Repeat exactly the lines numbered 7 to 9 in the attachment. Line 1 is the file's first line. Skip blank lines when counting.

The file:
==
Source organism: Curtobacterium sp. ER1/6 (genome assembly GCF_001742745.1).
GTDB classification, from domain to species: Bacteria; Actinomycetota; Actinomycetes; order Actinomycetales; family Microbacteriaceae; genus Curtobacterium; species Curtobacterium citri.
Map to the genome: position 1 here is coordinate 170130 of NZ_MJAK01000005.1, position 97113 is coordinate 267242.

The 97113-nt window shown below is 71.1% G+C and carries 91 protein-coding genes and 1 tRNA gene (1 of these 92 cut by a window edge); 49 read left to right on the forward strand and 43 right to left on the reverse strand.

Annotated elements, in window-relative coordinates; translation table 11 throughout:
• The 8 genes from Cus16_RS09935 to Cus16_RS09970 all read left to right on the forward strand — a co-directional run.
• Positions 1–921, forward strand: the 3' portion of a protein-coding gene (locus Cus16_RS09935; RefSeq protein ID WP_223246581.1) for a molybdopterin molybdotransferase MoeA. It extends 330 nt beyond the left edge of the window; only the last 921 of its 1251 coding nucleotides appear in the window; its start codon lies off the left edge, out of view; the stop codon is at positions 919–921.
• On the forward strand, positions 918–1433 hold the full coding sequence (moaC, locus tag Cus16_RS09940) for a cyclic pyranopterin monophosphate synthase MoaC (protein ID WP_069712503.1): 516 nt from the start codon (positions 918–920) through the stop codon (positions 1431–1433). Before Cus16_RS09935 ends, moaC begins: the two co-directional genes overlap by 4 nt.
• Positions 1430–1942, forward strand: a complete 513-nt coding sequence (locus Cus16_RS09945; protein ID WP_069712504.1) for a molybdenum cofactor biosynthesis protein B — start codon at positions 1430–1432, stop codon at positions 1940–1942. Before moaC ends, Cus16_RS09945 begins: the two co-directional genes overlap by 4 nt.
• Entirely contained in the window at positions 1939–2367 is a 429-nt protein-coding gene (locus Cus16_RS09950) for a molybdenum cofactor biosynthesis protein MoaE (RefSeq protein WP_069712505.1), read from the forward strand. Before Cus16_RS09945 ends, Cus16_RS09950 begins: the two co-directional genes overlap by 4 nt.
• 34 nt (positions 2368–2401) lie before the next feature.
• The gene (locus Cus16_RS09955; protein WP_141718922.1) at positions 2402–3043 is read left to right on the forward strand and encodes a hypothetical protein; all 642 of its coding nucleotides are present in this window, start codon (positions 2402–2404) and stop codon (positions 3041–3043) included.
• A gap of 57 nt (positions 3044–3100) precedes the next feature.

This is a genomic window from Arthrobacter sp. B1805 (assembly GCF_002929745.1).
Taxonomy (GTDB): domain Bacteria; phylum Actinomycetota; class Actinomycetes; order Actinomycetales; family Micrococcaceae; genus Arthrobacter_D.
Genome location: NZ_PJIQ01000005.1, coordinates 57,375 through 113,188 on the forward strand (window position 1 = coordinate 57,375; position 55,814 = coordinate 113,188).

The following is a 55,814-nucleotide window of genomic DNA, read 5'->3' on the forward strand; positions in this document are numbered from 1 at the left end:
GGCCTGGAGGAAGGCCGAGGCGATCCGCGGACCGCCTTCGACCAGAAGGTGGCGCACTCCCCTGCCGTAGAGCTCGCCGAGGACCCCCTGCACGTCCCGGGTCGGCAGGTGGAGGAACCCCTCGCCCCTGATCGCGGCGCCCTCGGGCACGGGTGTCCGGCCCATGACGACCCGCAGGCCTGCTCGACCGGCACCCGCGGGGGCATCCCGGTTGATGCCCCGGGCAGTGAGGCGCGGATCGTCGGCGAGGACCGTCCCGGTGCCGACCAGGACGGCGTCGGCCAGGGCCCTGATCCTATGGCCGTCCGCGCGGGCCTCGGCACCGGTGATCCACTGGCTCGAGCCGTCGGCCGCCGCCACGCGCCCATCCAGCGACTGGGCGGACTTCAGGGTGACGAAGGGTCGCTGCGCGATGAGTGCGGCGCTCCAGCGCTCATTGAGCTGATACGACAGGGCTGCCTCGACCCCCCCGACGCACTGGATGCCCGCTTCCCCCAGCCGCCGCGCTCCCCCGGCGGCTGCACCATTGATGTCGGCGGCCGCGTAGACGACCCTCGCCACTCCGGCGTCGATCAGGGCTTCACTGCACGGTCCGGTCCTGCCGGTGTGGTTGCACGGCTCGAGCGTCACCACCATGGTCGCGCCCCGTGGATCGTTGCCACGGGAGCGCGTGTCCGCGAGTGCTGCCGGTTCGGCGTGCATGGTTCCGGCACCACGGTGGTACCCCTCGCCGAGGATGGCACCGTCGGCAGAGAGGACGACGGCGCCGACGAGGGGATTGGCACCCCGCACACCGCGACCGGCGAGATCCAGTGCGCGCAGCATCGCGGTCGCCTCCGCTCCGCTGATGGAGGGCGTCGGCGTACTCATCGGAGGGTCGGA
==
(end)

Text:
• Positions 1–921, forward strand: the 3' portion of a protein-coding gene (locus Cus16_RS09935; RefSeq protein ID WP_223246581.1) for a molybdopterin molybdotransferase MoeA. It extends 330 nt beyond the left edge of the window; only the last 921 of its 1251 coding nucleotides appear in the window; its start codon lies off the left edge, out of view; the stop codon is at positions 919–921.
• On the forward strand, positions 918–1433 hold the full coding sequence (moaC, locus tag Cus16_RS09940) for a cyclic pyranopterin monophosphate synthase MoaC (protein ID WP_069712503.1): 516 nt from the start codon (positions 918–920) through the stop codon (positions 1431–1433). Before Cus16_RS09935 ends, moaC begins: the two co-directional genes overlap by 4 nt.
• Positions 1430–1942, forward strand: a complete 513-nt coding sequence (locus Cus16_RS09945; protein ID WP_069712504.1) for a molybdenum cofactor biosynthesis protein B — start codon at positions 1430–1432, stop codon at positions 1940–1942. Before moaC ends, Cus16_RS09945 begins: the two co-directional genes overlap by 4 nt.